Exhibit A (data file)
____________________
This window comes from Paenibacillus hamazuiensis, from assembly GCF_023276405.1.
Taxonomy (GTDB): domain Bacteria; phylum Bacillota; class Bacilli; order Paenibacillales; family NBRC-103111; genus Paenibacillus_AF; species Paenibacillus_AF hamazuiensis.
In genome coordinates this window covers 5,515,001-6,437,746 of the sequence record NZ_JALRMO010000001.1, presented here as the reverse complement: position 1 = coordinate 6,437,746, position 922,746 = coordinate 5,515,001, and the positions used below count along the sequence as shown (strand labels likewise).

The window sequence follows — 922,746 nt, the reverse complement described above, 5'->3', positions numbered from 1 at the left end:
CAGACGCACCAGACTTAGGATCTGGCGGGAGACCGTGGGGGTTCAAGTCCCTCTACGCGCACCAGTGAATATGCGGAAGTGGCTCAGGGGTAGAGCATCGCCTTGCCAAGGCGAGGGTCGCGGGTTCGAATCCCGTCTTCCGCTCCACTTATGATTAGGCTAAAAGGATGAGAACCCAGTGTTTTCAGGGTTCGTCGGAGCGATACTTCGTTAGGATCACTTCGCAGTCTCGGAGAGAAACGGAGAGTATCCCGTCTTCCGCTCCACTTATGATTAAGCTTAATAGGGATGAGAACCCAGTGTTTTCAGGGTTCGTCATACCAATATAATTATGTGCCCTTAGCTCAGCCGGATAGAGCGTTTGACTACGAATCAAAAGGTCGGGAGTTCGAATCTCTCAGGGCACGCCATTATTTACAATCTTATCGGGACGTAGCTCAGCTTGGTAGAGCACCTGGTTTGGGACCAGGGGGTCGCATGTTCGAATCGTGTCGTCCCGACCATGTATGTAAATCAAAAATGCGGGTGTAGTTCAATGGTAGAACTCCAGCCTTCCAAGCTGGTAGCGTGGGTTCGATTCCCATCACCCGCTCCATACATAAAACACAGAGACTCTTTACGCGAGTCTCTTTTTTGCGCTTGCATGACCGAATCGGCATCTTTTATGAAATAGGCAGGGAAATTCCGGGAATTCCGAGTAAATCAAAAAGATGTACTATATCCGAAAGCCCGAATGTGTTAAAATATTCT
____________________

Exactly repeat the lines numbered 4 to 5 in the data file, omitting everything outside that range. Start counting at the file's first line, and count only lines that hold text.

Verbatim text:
The window sequence follows — 922,746 nt, the reverse complement described above, 5'->3', positions numbered from 1 at the left end:
CAGACGCACCAGACTTAGGATCTGGCGGGAGACCGTGGGGGTTCAAGTCCCTCTACGCGCACCAGTGAATATGCGGAAGTGGCTCAGGGGTAGAGCATCGCCTTGCCAAGGCGAGGGTCGCGGGTTCGAATCCCGTCTTCCGCTCCACTTATGATTAGGCTAAAAGGATGAGAACCCAGTGTTTTCAGGGTTCGTCGGAGCGATACTTCGTTAGGATCACTTCGCAGTCTCGGAGAGAAACGGAGAGTATCCCGTCTTCCGCTCCACTTATGATTAAGCTTAATAGGGATGAGAACCCAGTGTTTTCAGGGTTCGTCATACCAATATAATTATGTGCCCTTAGCTCAGCCGGATAGAGCGTTTGACTACGAATCAAAAGGTCGGGAGTTCGAATCTCTCAGGGCACGCCATTATTTACAATCTTATCGGGACGTAGCTCAGCTTGGTAGAGCACCTGGTTTGGGACCAGGGGGTCGCATGTTCGAATCGTGTCGTCCCGACCATGTATGTAAATCAAAAATGCGGGTGTAGTTCAATGGTAGAACTCCAGCCTTCCAAGCTGGTAGCGTGGGTTCGATTCCCATCACCCGCTCCATACATAAAACACAGAGACTCTTTACGCGAGTCTCTTTTTTGCGCTTGCATGACCGAATCGGCATCTTTTATGAAATAGGCAGGGAAATTCCGGGAATTCCGAGTAAATCAAAAAGATGTACTATATCCGAAAGCCCGAATGTGTTAAAATATTCT